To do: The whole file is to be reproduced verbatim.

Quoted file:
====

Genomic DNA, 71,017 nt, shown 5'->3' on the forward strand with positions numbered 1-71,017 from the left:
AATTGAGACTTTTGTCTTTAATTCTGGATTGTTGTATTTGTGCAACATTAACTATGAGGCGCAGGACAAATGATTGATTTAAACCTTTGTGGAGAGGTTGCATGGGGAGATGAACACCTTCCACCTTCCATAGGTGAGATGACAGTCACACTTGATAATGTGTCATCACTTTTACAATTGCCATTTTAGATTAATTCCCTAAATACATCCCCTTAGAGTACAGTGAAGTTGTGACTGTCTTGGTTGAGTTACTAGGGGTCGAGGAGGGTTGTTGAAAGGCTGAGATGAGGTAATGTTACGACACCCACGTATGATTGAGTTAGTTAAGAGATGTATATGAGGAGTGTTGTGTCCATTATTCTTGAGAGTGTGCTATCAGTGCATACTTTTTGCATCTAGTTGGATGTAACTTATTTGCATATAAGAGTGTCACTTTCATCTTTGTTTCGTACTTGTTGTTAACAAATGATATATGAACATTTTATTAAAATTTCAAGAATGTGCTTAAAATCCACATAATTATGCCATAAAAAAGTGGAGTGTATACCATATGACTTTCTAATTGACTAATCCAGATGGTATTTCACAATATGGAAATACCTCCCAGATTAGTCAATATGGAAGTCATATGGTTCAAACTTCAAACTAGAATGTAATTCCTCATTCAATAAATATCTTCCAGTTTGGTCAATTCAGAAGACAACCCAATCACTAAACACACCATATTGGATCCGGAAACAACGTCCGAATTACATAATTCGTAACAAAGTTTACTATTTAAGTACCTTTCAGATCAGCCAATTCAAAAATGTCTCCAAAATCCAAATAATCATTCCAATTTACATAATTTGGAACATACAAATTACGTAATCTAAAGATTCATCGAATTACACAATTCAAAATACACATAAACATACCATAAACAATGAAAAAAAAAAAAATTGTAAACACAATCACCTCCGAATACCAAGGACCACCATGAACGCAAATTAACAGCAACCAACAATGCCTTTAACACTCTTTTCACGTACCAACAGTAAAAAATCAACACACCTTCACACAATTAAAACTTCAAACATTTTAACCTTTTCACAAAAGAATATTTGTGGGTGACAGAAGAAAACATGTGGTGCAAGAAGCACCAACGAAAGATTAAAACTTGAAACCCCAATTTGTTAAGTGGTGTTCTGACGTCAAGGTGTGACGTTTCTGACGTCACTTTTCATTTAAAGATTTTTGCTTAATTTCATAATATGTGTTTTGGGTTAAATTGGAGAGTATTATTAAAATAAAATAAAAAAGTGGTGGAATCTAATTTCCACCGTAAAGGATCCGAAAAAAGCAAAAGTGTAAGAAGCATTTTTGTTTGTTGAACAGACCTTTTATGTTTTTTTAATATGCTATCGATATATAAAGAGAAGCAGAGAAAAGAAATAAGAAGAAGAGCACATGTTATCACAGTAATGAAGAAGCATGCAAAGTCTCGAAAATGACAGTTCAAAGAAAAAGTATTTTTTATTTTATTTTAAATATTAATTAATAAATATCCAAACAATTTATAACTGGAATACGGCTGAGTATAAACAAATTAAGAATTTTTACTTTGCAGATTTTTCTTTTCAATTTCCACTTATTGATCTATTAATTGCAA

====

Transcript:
Genomic DNA, 71,017 nt, shown 5'->3' on the forward strand with positions numbered 1-71,017 from the left:
AATTGAGACTTTTGTCTTTAATTCTGGATTGTTGTATTTGTGCAACATTAACTATGAGGCGCAGGACAAATGATTGATTTAAACCTTTGTGGAGAGGTTGCATGGGGAGATGAACACCTTCCACCTTCCATAGGTGAGATGACAGTCACACTTGATAATGTGTCATCACTTTTACAATTGCCATTTTAGATTAATTCCCTAAATACATCCCCTTAGAGTACAGTGAAGTTGTGACTGTCTTGGTTGAGTTACTAGGGGTCGAGGAGGGTTGTTGAAAGGCTGAGATGAGGTAATGTTACGACACCCACGTATGATTGAGTTAGTTAAGAGATGTATATGAGGAGTGTTGTGTCCATTATTCTTGAGAGTGTGCTATCAGTGCATACTTTTTGCATCTAGTTGGATGTAACTTATTTGCATATAAGAGTGTCACTTTCATCTTTGTTTCGTACTTGTTGTTAACAAATGATATATGAACATTTTATTAAAATTTCAAGAATGTGCTTAAAATCCACATAATTATGCCATAAAAAAGTGGAGTGTATACCATATGACTTTCTAATTGACTAATCCAGATGGTATTTCACAATATGGAAATACCTCCCAGATTAGTCAATATGGAAGTCATATGGTTCAAACTTCAAACTAGAATGTAATTCCTCATTCAATAAATATCTTCCAGTTTGGTCAATTCAGAAGACAACCCAATCACTAAACACACCATATTGGATCCGGAAACAACGTCCGAATTACATAATTCGTAACAAAGTTTACTATTTAAGTACCTTTCAGATCAGCCAATTCAAAAATGTCTCCAAAATCCAAATAATCATTCCAATTTACATAATTTGGAACATACAAATTACGTAATCTAAAGATTCATCGAATTACACAATTCAAAATACACATAAACATACCATAAACAATGAAAAAAAAAAAAATTGTAAACACAATCACCTCCGAATACCAAGGACCACCATGAACGCAAATTAACAGCAACCAACAATGCCTTTAACACTCTTTTCACGTACCAACAGTAAAAAATCAACACACCTTCACACAATTAAAACTTCAAACATTTTAACCTTTTCACAAAAGAATATTTGTGGGTGACAGAAGAAAACATGTGGTGCAAGAAGCACCAACGAAAGATTAAAACTTGAAACCCCAATTTGTTAAGTGGTGTTCTGACGTCAAGGTGTGACGTTTCTGACGTCACTTTTCATTTAAAGATTTTTGCTTAATTTCATAATATGTGTTTTGGGTTAAATTGGAGAGTATTATTAAAATAAAATAAAAAAGTGGTGGAATCTAATTTCCACCGTAAAGGATCCGAAAAAAGCAAAAGTGTAAGAAGCATTTTTGTTTGTTGAACAGACCTTTTATGTTTTTTTAATATGCTATCGATATATAAAGAGAAGCAGAGAAAAGAAATAAGAAGAAGAGCACATGTTATCACAGTAATGAAGAAGCATGCAAAGTCTCGAAAATGACAGTTCAAAGAAAAAGTATTTTTTATTTTATTTTAAATATTAATTAATAAATATCCAAACAATTTATAACTGGAATACGGCTGAGTATAAACAAATTAAGAATTTTTACTTTGCAGATTTTTCTTTTCAATTTCCACTTATTGATCTATTAATTGCAA